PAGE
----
KIRC funding bill advances in Senate

After gaining approval from the state House of Representatives, a bill to use a portion of state conveyance tax revenue to fund the Kaho’olawe Island Reserve Commission has cleared two Senate committees, passed second reading and has been referred to the Senate Ways and Means Committee.

Introduced by East Maui Rep. Mele Carroll, House Bill 2101 won the approval of the Senate Committees of Hawaiian Affairs and Water and Land on Wednesday.

In an announcement of the bill’s progress from Carroll, she said the bill aims to tap revenue from the state conveyance tax to replenish the Kaho’olawe Rehabilitation Trust Fund. That fund pays for the long-term rehabilitation and maintenance of the Kaho’olawe Island Reserve. The Kaho’olawe Island Reserve Commission draws most of its funding from the trust fund created in 1994 during the federal unexploded ordinance cleanup of Kahoolawe, formerly used as a bombing range by the U.S. military, Carroll said.

The federal appropriation is running out of money and is expected to be depleted by 2016 if another source of funding isn’t found to replenish it.

Commission Executive Director Michael Naho’opi’i said that when the state accepted the return of Kahoolawe in 1994, it took on the responsibility (he quoted from “Kaho’olawe Island: Restoring a Cultural Treasure”) to “preserve and protect a corner of their state so that future generations can become familiar with their island’s past human and natural heritage.”

“For many Native Hawaiians and others, Kahoolawe is a special place that has been sanctified by the loss of life in a struggle between traditional values and Western concepts of land use and management.”

Naho’opi’i said that “it is our conviction that accountability must be assumed by the state; it has a responsibility to the people of Hawaii and their future to preserve and protect Kahoolawe.”

He asked that the effective date of the bill be changed to July 1 of this year and that the percentage of the conveyance tax be set at 10 percent.

The current version of the bill has the effective date as July 1 and sets aside 10 percent of the conveyance tax for the Kahoolawe fund. However, there’s a cap of no more than $3.5 million per fiscal year, and the repeal date was changed to June 30, 2020, or when there’s recognition of a sovereign Native Hawaiian governing entity, whichever comes first.

Michele Chouteau McLean, chairwoman of the commission and deputy director of the Maui County Department of Planning, submitted written testimony in favor of establishing a long-term funding source for the restoration and management of Kahoolawe and its surrounding waters.

She said there’s an “urgency and importance of providing this secure, short-term source of funding.”

Federal money that established the trust fund was intended for the short term, McLean said, and, according to the conveyance commission’s final report to Congress in 1993, the federal funds would support soil conservation projects and other activities on the island, but, in the longer term (according to the report), “state revenues will be needed to continue and enhance those activities initiated with federal funds.”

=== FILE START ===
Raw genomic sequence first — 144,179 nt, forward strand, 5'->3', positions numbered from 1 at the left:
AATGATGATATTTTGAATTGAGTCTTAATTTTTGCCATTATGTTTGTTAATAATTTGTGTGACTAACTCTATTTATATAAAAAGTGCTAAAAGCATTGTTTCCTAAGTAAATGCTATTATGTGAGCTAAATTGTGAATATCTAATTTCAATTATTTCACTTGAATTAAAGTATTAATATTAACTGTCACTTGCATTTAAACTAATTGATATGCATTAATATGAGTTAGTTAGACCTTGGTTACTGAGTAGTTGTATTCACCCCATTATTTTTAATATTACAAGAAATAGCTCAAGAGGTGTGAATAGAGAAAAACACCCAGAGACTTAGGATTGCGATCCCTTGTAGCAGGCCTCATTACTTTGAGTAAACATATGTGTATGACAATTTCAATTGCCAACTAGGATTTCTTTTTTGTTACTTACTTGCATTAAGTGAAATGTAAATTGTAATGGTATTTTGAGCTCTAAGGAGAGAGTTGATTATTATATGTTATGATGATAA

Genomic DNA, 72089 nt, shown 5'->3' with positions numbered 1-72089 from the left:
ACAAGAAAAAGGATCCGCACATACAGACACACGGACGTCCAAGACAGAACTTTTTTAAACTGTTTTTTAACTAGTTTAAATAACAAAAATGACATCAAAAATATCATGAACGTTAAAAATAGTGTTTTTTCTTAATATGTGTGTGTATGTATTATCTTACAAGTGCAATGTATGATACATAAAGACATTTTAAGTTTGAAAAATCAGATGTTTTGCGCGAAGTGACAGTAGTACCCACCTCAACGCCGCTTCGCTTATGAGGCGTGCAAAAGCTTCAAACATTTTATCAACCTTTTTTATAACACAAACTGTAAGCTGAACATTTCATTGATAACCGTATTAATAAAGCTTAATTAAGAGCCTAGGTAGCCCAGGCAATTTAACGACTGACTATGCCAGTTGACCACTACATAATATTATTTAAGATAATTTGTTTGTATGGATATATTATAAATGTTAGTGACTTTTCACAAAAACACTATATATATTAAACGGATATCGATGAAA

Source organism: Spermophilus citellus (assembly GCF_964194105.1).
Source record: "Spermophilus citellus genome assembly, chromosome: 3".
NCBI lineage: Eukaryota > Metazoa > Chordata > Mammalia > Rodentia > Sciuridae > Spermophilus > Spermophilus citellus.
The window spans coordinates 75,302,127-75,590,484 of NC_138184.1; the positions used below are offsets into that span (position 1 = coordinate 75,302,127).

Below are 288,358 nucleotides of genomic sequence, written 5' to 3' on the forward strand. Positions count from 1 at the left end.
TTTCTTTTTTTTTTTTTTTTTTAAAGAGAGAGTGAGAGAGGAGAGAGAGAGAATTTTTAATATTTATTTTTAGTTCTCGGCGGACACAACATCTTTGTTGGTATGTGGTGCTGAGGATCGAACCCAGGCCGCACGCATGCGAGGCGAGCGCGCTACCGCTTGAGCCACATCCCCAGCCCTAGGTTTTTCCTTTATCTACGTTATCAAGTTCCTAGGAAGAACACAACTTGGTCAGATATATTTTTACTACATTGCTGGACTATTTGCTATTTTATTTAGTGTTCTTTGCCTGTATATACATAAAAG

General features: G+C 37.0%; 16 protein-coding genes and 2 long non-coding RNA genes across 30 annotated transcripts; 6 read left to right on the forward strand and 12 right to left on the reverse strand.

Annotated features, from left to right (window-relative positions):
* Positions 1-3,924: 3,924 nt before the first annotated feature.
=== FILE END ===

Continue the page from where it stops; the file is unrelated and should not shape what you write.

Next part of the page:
Conveyance tax revenue already supports the state’s Land Conservation and Natural Area Reserve funds, McLean said. “Both mirror the mission of the Kaho’olawe Rehabilitation Trust Fund,” she added.

Without a secure funding source, Kahoolawe restoration programs could continue for “perhaps two years,” McLean said. “With 25 percent of the island remaining uncleared of unexploded ordnance, a continued round-the-clock, 24/7 presence on Kahoolawe is needed to ensure the protection of the general public,” she said.

Department of Land and Natural Resources Chairman William Aila Jr. said that dedicated funding is critical for the protection of state natural resources, watershed protection and the state’s land management and acquisition activities, “including defending important conservation areas against threats from development and invasive species and also by restoring these areas by planting native species and monitoring recovery.”

State Budget and Finance Director Kalbert Young said that conveyance tax revenue is distributed among four sources: 10 percent to the land conservation fund, 25 percent to the natural area reserve fund, 30 percent to the rental housing fund and 35 percent to the general fund.

“The general fund revenue decline that would result from this legislation is currently not accounted for in the state’s six-year general fund financial plan,” he said.

Carroll said that she was pleased her bill gained support, so far, from state senators.

“Protecting and preserving Kahoolawe is important not only to Native Hawaiian culture, but to the entire state of Hawaii, so we can continue to teach our history and carry on the restoration and conservation efforts,” she said.

Carroll’s 13th House District includes Kahoolawe, East Maui, Molokai and Lanai.

* Brian Perry can be reached at